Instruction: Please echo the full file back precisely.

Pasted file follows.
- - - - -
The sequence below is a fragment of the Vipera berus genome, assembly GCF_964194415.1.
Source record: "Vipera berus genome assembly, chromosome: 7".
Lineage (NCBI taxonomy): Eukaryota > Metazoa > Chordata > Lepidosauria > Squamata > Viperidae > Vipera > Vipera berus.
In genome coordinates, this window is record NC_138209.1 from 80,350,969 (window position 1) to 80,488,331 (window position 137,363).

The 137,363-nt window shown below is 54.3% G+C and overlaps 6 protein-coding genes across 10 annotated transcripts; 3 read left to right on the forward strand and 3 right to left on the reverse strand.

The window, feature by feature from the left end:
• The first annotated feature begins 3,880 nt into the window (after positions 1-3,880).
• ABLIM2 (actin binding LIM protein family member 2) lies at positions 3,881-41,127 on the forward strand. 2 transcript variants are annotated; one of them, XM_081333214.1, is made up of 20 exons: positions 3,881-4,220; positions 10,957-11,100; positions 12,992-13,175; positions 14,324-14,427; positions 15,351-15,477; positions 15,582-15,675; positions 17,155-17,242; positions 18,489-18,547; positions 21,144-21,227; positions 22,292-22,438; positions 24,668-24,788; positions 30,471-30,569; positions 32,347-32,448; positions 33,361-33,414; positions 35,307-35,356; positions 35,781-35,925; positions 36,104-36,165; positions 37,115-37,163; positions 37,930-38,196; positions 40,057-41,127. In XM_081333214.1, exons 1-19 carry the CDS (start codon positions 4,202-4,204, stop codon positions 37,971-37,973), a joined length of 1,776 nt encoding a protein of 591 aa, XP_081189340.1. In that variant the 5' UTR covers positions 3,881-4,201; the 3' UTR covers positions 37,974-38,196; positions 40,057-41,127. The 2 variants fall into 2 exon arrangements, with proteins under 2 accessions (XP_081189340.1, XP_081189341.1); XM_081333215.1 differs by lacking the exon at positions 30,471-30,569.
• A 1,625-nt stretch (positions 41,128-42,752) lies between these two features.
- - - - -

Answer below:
The sequence below is a fragment of the Vipera berus genome, assembly GCF_964194415.1.
Source record: "Vipera berus genome assembly, chromosome: 7".
Lineage (NCBI taxonomy): Eukaryota > Metazoa > Chordata > Lepidosauria > Squamata > Viperidae > Vipera > Vipera berus.
In genome coordinates, this window is record NC_138209.1 from 80,350,969 (window position 1) to 80,488,331 (window position 137,363).

The 137,363-nt window shown below is 54.3% G+C and overlaps 6 protein-coding genes across 10 annotated transcripts; 3 read left to right on the forward strand and 3 right to left on the reverse strand.

The window, feature by feature from the left end:
• The first annotated feature begins 3,880 nt into the window (after positions 1-3,880).
• ABLIM2 (actin binding LIM protein family member 2) lies at positions 3,881-41,127 on the forward strand. 2 transcript variants are annotated; one of them, XM_081333214.1, is made up of 20 exons: positions 3,881-4,220; positions 10,957-11,100; positions 12,992-13,175; positions 14,324-14,427; positions 15,351-15,477; positions 15,582-15,675; positions 17,155-17,242; positions 18,489-18,547; positions 21,144-21,227; positions 22,292-22,438; positions 24,668-24,788; positions 30,471-30,569; positions 32,347-32,448; positions 33,361-33,414; positions 35,307-35,356; positions 35,781-35,925; positions 36,104-36,165; positions 37,115-37,163; positions 37,930-38,196; positions 40,057-41,127. In XM_081333214.1, exons 1-19 carry the CDS (start codon positions 4,202-4,204, stop codon positions 37,971-37,973), a joined length of 1,776 nt encoding a protein of 591 aa, XP_081189340.1. In that variant the 5' UTR covers positions 3,881-4,201; the 3' UTR covers positions 37,974-38,196; positions 40,057-41,127. The 2 variants fall into 2 exon arrangements, with proteins under 2 accessions (XP_081189340.1, XP_081189341.1); XM_081333215.1 differs by lacking the exon at positions 30,471-30,569.
• A 1,625-nt stretch (positions 41,128-42,752) lies between these two features.